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Spatula-protected Method

Sources: A Manual Of Peroral Endoscopy And Laryngeal Surgery

Safety-pins in children, point upward,

when lodged high in the cervical esophagus may be readily removed with

the aid of the laryngoscope, or esophageal speculum. The keeper end is

grasped with the alligator forceps, while the spatular tip of the

laryngoscope is worked under the point. Instruments and foreign body

are then removed together. Often the pin point will catch in the

light-chamber where it is very safely lod
ed. If the pin be then

pulled upon it will straighten out and may be withdrawn through the


[FIG. 94.--Endogastric version. One of the author's methods of removal

of upward pointed esophageally lodged open safety-pins by passing them

into stomach, where they are turned and removed. The first

illustration (A) shows the rotation forceps before seizing pin by the

ring of the spring end. (Forceps jaws are shown opening in the wrong

diameter.) At B is shown the pin seized in the ring by the points of

the forceps. At C is shown the pin carried into the stomach and about

to be rotated by withdrawal. D, the withdrawal of the pin into the

esophagoscope which will thereby close it. If withdrawn by flat-jawed

forceps as at F, the esophageal wall would be fatally lacerated.]

Double pointed tacks and staples, when lodged point upward, must be

turned so that the points trail on removal. This may be done by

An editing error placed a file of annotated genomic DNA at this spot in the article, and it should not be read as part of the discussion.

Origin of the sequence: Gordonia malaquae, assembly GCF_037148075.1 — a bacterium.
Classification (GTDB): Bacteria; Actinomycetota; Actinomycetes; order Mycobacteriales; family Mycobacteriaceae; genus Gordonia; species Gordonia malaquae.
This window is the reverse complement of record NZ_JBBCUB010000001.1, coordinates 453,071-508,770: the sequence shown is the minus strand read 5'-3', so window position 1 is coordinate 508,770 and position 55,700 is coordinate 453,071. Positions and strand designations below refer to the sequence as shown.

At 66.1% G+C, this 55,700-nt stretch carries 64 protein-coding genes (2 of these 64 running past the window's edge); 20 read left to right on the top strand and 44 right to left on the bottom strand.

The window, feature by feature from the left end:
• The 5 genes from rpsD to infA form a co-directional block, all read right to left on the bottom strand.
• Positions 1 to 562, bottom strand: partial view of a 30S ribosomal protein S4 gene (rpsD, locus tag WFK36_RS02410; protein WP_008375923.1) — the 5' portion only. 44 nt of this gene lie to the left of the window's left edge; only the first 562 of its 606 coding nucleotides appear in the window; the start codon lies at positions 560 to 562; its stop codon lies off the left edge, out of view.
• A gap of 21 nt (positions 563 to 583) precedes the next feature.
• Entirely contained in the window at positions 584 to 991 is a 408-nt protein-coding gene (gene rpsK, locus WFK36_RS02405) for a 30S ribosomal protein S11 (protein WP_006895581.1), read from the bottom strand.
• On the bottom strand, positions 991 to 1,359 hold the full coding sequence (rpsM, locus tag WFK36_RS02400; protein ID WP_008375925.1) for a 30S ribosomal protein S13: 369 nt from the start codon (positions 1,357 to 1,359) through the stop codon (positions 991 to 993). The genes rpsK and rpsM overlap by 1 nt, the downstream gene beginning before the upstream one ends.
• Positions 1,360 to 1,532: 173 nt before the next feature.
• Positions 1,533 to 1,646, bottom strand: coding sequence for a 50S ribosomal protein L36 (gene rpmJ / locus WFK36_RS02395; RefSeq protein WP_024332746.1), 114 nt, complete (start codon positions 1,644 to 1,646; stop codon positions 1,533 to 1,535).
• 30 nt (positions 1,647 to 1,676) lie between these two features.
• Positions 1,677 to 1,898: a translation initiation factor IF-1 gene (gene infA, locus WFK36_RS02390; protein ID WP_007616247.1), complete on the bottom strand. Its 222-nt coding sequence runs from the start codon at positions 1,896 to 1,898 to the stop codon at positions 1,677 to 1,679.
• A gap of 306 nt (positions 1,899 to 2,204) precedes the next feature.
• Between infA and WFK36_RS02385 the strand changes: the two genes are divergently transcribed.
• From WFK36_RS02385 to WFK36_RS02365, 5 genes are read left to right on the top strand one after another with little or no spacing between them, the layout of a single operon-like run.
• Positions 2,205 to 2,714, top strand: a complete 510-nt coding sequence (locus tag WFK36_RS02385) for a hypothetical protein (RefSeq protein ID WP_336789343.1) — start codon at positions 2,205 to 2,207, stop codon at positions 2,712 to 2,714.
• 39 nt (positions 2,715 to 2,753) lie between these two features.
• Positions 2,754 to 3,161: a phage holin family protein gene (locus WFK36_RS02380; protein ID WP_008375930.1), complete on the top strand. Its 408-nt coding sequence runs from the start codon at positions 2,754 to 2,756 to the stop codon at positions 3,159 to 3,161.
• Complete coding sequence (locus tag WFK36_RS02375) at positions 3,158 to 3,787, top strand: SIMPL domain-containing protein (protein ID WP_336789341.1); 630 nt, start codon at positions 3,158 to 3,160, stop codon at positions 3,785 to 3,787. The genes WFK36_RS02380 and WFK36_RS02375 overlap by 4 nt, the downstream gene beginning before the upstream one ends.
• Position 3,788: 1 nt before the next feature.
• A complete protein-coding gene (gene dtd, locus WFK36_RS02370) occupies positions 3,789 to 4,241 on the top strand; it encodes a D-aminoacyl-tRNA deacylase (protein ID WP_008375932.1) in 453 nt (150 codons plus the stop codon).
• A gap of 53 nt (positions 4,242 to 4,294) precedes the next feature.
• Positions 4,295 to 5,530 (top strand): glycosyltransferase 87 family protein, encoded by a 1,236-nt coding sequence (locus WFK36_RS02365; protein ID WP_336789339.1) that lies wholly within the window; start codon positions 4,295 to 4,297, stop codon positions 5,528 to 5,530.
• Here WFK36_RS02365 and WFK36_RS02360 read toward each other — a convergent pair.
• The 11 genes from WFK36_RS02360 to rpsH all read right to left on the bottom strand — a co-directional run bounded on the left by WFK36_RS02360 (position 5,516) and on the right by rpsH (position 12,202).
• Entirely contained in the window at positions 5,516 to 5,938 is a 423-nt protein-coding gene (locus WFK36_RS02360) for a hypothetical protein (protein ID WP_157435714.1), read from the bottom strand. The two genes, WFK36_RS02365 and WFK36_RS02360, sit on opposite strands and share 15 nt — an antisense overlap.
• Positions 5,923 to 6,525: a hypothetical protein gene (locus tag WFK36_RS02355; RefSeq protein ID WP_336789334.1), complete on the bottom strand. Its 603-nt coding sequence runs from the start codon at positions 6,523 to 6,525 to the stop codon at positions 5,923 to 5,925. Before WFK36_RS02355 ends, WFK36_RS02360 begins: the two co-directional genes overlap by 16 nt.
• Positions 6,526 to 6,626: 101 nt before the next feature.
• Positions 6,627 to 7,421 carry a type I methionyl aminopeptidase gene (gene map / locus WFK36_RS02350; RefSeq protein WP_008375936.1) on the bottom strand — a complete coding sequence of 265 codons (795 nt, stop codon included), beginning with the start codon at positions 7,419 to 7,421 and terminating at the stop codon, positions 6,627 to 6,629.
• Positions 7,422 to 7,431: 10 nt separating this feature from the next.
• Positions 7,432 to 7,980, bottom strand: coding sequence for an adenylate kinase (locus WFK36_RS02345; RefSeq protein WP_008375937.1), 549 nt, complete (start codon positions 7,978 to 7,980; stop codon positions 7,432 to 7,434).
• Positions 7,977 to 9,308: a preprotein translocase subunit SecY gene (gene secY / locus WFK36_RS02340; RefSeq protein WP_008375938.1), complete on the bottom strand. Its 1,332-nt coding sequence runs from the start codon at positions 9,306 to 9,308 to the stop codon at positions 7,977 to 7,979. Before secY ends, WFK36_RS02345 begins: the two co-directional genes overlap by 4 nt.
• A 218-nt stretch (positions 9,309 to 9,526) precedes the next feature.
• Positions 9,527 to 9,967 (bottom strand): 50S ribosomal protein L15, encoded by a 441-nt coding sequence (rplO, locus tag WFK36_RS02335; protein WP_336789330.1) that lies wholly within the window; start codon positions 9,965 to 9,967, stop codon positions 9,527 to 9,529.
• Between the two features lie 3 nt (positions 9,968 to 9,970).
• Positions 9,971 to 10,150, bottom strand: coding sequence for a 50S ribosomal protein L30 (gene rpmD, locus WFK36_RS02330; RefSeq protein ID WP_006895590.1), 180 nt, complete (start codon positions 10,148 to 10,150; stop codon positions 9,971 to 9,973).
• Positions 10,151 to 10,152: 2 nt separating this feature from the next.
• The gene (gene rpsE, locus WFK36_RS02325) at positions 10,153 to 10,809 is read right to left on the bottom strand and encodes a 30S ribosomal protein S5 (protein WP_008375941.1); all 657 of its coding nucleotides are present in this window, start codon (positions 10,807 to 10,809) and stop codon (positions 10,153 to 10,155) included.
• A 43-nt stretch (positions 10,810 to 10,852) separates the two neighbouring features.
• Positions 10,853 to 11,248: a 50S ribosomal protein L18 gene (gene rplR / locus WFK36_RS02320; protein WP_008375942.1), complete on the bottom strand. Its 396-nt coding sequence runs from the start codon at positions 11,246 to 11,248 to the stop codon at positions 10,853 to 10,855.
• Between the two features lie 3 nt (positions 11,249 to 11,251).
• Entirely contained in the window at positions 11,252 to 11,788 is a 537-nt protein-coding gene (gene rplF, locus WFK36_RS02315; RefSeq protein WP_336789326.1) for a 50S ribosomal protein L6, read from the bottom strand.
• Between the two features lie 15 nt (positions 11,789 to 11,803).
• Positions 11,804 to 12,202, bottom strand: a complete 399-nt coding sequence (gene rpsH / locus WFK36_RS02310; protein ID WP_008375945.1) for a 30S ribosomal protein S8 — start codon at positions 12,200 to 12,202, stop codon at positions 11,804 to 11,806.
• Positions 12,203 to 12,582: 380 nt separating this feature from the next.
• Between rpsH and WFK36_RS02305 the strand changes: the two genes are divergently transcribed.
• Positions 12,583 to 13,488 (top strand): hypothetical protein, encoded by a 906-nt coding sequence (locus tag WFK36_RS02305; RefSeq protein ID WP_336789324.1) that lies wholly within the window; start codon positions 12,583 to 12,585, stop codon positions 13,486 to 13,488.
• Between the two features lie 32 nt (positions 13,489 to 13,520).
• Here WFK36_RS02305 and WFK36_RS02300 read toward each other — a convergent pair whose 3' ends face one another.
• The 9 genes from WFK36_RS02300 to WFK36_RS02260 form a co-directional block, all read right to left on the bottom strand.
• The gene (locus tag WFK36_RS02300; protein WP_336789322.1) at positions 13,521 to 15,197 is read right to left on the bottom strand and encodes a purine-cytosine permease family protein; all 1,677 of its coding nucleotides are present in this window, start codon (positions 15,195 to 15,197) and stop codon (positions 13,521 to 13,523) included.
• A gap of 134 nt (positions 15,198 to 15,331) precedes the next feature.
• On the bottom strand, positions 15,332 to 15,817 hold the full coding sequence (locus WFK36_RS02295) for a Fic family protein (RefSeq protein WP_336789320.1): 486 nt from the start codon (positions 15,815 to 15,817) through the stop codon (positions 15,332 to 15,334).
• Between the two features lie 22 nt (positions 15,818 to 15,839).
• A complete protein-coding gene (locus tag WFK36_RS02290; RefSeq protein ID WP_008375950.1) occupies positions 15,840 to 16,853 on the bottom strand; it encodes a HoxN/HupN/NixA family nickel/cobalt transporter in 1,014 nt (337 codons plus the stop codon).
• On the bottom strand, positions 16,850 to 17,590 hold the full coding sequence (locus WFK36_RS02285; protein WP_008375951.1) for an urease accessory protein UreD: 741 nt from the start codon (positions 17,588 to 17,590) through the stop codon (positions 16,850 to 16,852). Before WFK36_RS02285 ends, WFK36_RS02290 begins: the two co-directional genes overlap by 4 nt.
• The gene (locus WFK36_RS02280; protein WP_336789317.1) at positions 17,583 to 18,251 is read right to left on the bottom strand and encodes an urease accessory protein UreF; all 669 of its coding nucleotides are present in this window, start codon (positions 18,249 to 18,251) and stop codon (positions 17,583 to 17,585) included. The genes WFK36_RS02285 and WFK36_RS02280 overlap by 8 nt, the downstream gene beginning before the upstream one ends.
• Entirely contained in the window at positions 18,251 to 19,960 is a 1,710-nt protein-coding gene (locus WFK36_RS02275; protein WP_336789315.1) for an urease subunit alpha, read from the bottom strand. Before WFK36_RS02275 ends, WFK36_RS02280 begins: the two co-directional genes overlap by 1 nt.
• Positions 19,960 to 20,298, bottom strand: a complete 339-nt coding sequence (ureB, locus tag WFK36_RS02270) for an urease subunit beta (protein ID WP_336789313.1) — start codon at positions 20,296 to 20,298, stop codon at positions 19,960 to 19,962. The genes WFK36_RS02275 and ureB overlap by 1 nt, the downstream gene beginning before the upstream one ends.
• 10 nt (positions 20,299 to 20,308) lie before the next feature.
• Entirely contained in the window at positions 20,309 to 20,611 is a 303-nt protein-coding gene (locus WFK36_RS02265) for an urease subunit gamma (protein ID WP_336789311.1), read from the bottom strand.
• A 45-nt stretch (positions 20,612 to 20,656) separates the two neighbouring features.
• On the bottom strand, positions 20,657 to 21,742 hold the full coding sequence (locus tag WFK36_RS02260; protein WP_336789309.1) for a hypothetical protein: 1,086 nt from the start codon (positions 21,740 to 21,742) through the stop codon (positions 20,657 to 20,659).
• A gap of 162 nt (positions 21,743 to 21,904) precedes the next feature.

carrying them into the stomach and turning them, as described under


The extraction of foreign bodies of very large size from the

esophagus is greatly facilitated by the use of general anesthesia,

which relaxes the spasmodic contractions of the esophagus often

occurring when attempt is made to withdraw the foreign body. General

anesthesia, though entirely unnecessary for introduction of the

esophagoscope, in any case may be used if the body is large, sharp,

and rough, in order to prevent laceration through the muscular

contractions otherwise incident to withdrawal.* In exceptional cases

it may be necessary to comminute a large foreign body such as a tooth

plate. A large smooth foreign body may be difficult to seize with

forceps. In this case the mechanical spoon or the author's safety-pin

closer may be used.

* It must always be remembered that large foreign bodies are very

prone to cause dyspnea that renders general anesthesia exceedingly

dangerous especially in children.

[FIG. 95.--Lateral roentgenogram of a safety-pin in a child aged 11

months, demonstrating the esophageal location of the pin in this case

and the great value of the lateral roentgenogram in the localization

of foreign bodies. The pin was removed by the author's method of

endogastric version. (Plate made by George C. Johnston )]

The extraction of meat and other foods from the esophagus at the

level of the upper thoracic aperture is usually readily accomplished

with the esophageal speculum and forceps. In certain cases the

mechanical spoon will be found useful. Should the bolus of food be

lodged at the lower level the esophagoscope will be required.